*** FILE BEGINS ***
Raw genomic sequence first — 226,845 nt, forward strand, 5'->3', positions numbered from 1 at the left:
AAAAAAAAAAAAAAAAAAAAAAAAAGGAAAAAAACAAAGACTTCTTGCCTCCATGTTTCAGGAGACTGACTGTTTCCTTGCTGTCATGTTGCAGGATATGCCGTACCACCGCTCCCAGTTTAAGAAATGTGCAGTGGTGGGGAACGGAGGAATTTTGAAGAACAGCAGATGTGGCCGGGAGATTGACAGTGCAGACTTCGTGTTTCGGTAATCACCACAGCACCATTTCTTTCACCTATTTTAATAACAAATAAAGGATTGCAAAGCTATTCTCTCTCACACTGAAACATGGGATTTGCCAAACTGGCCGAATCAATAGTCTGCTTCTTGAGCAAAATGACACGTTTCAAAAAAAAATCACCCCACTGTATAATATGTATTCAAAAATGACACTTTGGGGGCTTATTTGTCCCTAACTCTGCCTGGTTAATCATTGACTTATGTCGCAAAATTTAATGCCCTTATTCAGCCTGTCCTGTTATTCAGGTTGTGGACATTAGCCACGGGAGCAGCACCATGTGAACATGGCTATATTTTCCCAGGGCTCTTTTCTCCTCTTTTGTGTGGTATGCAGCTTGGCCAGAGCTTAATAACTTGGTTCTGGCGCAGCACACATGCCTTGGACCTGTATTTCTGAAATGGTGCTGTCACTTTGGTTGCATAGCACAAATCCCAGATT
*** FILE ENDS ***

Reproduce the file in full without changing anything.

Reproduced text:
Raw genomic sequence first — 226,845 nt, forward strand, 5'->3', positions numbered from 1 at the left:
AAAAAAAAAAAAAAAAAAAAAAAAAGGAAAAAAACAAAGACTTCTTGCCTCCATGTTTCAGGAGACTGACTGTTTCCTTGCTGTCATGTTGCAGGATATGCCGTACCACCGCTCCCAGTTTAAGAAATGTGCAGTGGTGGGGAACGGAGGAATTTTGAAGAACAGCAGATGTGGCCGGGAGATTGACAGTGCAGACTTCGTGTTTCGGTAATCACCACAGCACCATTTCTTTCACCTATTTTAATAACAAATAAAGGATTGCAAAGCTATTCTCTCTCACACTGAAACATGGGATTTGCCAAACTGGCCGAATCAATAGTCTGCTTCTTGAGCAAAATGACACGTTTCAAAAAAAAATCACCCCACTGTATAATATGTATTCAAAAATGACACTTTGGGGGCTTATTTGTCCCTAACTCTGCCTGGTTAATCATTGACTTATGTCGCAAAATTTAATGCCCTTATTCAGCCTGTCCTGTTATTCAGGTTGTGGACATTAGCCACGGGAGCAGCACCATGTGAACATGGCTATATTTTCCCAGGGCTCTTTTCTCCTCTTTTGTGTGGTATGCAGCTTGGCCAGAGCTTAATAACTTGGTTCTGGCGCAGCACACATGCCTTGGACCTGTATTTCTGAAATGGTGCTGTCACTTTGGTTGCATAGCACAAATCCCAGATT